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Build an AJAX Content Management System with Visual WebGUI: Creating a Framework : Page 2

Flexible software systems require a foundation that supplies the basic system services that's easy for developers to use, yet powerful enough to support complex and flexible systems—in other words, a framework.


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Using the Workplace and Module Classes

The LoadModule method takes care of loading a module into the workplace container and binding appropriate events to allow passing control between the calling and called modules:

public static IWTModule LoadModule(IWTWorkplace hostPanel, IWTModule module, IWTModule parentModule, bool loadVisible){ Control control = module as Control; if (control == null) module = null; else { Control hostBody = hostPanel.BodyPanel; // assign a unique name to the module we add, // based on existing controls already loaded int currentControlCnt = hostBody.Controls.Count + 1; control.Name = hostBody.Name + "_ctrl" + currentControlCnt; control.Location = new System.Drawing.Point(1, 1); control.Dock = DockStyle.Fill; hostBody.Controls.Add(control); // if we don't have to show the control right now // then just don't do anything if (!loadVisible) control.Visible = false; else ShowModule(hostPanel, module); // set reference to caller module module.CallerModule = parentModule; // finally, set reference to workplace panel module.HostWorkplace = hostPanel; // bind close event to the controller, so it can get notified // when a module needs to close, and perform required actions module.Close +=new WTCancelGenericEventHandler(Module_Close); } return module; }



The handler for the Close event removes the module from the workplace, and optionally passes control back to the calling module, along with arguments sent by the called module:

static void Module_Close(object sender, WTCancelGenericEventArgs e) { IWTModule module = sender as IWTModule; if (module != null) { // ret reference to caller module and the workplace IWTModule parentModule = module.CallerModule; IWTWorkplace workplace = module.HostWorkplace; // and removes the module from workplace to unload it workplace.RemoveModule(module); if (parentModule != null) { // if I have reference to parent module // check if the module was not canceled, and if so // call Refresh method of the caller module passing // it received arguments, so it can update itself if (!e.Cancel) parentModule.Refresh(e); // get reference to workplace the parent is loaded into workplace = parentModule.HostWorkplace // and activate the parent workplace.ShowModule(parentModule); } } }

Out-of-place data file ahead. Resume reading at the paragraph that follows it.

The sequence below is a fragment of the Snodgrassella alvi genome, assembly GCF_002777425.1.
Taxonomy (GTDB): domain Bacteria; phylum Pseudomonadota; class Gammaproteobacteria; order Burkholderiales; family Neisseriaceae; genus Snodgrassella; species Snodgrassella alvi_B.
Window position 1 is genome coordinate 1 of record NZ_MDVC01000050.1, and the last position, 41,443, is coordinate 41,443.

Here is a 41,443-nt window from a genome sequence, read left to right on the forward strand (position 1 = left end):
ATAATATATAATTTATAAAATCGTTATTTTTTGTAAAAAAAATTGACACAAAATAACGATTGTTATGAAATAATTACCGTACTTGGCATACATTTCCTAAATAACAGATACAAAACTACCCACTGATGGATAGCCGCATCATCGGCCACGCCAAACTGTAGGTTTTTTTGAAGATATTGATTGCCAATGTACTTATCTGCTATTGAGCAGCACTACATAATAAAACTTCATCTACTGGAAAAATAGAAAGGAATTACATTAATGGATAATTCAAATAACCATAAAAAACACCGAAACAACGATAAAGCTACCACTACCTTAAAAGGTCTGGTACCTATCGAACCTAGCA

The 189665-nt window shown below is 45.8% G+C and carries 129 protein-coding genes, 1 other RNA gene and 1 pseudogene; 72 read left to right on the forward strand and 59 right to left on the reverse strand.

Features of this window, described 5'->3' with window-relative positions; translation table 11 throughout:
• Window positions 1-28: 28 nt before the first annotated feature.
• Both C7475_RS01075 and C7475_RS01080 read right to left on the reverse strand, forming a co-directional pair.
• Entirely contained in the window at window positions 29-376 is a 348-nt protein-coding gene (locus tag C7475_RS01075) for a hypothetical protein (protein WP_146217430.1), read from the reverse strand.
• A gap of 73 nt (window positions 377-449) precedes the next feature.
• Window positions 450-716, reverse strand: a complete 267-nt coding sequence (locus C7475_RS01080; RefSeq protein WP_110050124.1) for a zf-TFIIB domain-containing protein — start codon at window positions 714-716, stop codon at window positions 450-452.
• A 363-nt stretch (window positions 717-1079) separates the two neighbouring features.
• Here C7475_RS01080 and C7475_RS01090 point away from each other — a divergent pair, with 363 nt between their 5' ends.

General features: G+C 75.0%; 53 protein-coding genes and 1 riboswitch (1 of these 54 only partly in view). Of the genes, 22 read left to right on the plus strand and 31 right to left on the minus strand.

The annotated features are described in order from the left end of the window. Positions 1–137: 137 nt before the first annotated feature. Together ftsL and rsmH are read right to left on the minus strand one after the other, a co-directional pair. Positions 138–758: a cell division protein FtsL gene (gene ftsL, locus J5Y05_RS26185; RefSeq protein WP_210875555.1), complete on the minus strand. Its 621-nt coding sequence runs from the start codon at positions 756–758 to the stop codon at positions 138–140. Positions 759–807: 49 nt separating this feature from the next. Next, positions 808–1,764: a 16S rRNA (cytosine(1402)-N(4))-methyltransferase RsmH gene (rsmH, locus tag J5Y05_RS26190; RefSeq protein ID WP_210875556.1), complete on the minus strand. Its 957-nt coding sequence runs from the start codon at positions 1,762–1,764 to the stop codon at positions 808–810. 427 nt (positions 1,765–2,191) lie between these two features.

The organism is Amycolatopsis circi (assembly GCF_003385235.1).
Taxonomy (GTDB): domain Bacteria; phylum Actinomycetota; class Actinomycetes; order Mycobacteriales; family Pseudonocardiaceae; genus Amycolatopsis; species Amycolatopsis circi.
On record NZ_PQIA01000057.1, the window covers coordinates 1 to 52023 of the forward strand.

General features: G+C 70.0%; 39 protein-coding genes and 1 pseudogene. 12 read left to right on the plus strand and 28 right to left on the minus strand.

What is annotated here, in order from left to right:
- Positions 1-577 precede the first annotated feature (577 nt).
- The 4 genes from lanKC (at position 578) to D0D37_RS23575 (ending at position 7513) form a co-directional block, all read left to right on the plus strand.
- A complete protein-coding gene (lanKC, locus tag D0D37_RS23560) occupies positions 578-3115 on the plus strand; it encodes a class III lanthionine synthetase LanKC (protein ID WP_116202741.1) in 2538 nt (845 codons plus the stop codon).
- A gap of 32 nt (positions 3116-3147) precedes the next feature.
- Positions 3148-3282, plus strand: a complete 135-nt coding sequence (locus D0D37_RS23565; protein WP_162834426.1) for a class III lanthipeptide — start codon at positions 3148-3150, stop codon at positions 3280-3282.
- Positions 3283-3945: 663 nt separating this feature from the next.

Two interesting things in the preceding code are WTCancelGenericEventHandler and WTCancelGenericEventArgs. WTCancelGenericEventHandler is a delegate designed to work in conjunction with WTCancelGenericEventArgs, which implements a cancelable generic event-based mechanism that you can use to pass essentially any data as EventArgs between modules. You'll see more about these a little later.

With the interfaces and the WTWorkplace controller in place, you can create the actual components. Both the workplace and module inherit from UserControl, and they implement IWTWorkplace and IWTModule, respectively. Here's the code for the WTWorkplace component:

public partial class WTWorkplace : UserControl, IWTWorkplace { protected Control m_container; public WTWorkplace(){ InitializeComponent(); m_container = (Control)this; } public string Caption { get { return this.Text; } set { m_container.Text = value; } } public virtual Control BodyPanel { get { if (m_container == null) m_container = this; return m_container; } } public IWTModule LoadModule(IWTModule module, IWTModule parentModule) { return WTWorkplaceController.LoadModule( this, module, parentModule, true); } public IWTModule LoadModule(IWTModule module, IWTModule parentModule, bool loadVisible) { return WTWorkplaceController.LoadModule( this, module, parentModule, loadVisible); } public void ShowModule(IWTModule module) { WTWorkplaceController.ShowModule(this, module); } public void RemoveModule(IWTModule module) { WTWorkplaceController.RemoveModule(this, module); } public void HideAllModules() { WTWorkplaceController.HideAllModules(this); } public bool CheckModuleExists(IWTModule module) { return WTWorkplaceController.CheckModuleExists(this, module); } }